Video: If you work from home, you know how important it is to stay connected with your boss and coworkers via email and chat programs such as Slack. The trouble is, text-only communication can leave a lot up to the imagination in terms of tone. Is your online boss really a jerk who hates everything you do? Or are you just reading their messages in the worst way possible?
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You don't have to hate your job to consider quitting. Feeling only lukewarm about the work you do or the team you work with can be enough to get you thinking about sprucing up your resume and firing up a new job search. Before you put the energy into looking for a new job altogether, it might be worth identifying the problem at hand, and seeing if there are ways to improve your current situation.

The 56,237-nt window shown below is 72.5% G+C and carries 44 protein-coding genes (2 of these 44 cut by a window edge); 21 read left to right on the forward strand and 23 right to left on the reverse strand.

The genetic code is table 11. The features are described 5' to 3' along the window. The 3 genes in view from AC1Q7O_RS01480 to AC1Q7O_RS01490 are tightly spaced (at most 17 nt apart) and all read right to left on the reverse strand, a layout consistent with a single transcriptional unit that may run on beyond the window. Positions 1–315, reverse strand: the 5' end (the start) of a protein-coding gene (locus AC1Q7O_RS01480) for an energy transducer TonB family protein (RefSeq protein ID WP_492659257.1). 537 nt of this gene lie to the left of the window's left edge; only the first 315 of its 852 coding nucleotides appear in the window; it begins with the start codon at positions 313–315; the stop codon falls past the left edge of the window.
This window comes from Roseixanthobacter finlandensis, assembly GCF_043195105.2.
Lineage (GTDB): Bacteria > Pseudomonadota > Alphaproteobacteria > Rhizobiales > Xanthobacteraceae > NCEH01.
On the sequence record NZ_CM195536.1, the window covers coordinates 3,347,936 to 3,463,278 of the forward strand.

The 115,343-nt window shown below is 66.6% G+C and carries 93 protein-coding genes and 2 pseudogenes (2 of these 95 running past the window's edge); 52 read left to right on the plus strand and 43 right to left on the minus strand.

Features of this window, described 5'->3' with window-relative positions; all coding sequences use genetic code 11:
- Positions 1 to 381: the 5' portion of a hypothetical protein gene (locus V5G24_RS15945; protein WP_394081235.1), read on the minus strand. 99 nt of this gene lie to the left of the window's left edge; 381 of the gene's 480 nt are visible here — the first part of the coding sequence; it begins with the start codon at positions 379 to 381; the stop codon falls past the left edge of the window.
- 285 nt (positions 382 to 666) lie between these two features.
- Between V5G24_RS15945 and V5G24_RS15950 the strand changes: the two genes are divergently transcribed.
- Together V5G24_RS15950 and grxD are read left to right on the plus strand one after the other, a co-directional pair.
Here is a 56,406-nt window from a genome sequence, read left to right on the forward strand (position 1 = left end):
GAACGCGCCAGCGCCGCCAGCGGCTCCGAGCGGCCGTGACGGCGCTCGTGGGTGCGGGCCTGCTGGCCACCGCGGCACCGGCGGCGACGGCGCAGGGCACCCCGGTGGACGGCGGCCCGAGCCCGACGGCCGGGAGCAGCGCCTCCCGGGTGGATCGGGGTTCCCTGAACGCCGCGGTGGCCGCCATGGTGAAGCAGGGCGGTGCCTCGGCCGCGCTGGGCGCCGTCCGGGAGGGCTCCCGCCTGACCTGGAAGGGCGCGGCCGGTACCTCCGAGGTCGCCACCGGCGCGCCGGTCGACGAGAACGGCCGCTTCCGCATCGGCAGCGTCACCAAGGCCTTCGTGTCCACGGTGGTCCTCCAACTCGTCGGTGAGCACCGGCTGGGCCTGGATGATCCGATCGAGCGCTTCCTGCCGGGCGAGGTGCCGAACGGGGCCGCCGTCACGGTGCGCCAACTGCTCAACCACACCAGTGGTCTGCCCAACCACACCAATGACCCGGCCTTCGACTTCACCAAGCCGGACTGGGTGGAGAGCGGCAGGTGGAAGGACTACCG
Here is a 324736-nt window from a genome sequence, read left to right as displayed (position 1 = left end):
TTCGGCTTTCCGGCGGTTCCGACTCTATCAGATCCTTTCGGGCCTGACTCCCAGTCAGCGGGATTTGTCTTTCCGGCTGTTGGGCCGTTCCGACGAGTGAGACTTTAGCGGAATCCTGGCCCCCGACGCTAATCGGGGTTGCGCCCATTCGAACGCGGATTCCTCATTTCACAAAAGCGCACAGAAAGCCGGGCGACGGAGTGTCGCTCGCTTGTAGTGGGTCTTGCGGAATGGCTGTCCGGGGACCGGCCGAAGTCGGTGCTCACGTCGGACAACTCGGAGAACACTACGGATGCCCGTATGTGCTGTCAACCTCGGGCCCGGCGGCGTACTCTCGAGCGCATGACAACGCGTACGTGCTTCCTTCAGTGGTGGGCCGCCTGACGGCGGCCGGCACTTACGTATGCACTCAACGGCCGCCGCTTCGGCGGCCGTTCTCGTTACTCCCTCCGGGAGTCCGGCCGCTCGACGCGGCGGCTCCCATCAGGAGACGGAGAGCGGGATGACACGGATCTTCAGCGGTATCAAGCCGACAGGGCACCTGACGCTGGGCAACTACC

There are lots of skills that you can learn to advance your career, but instead of tackling all of them, focus instead on building one or two "hip pocket" skills that set you apart from your colleagues.
If you're a recent graduate, changing careers or just new to the workforce, using athletic experience can be a useful way to demonstrate your positive qualities when you don't have much on your resume. Here are some of the angles you can use to ace a job interview.
Having a mentor is a good way to push your career forward, but at their core mentorships aren't just about making connections -- they can actually save you a lot of time and mistakes if you take the time to learn from them.
We've talked before about using mind maps as a means to kickstart creativity, but former Google career coach Jenny Blake suggests using one to figure out your personal goals for the year.
Networking is important to finding a job, a mentor and moving forward in your career, but depending on where you are on the career ladder, some connections are more helpful than others. Here are the people who will help you most at each stage of your career.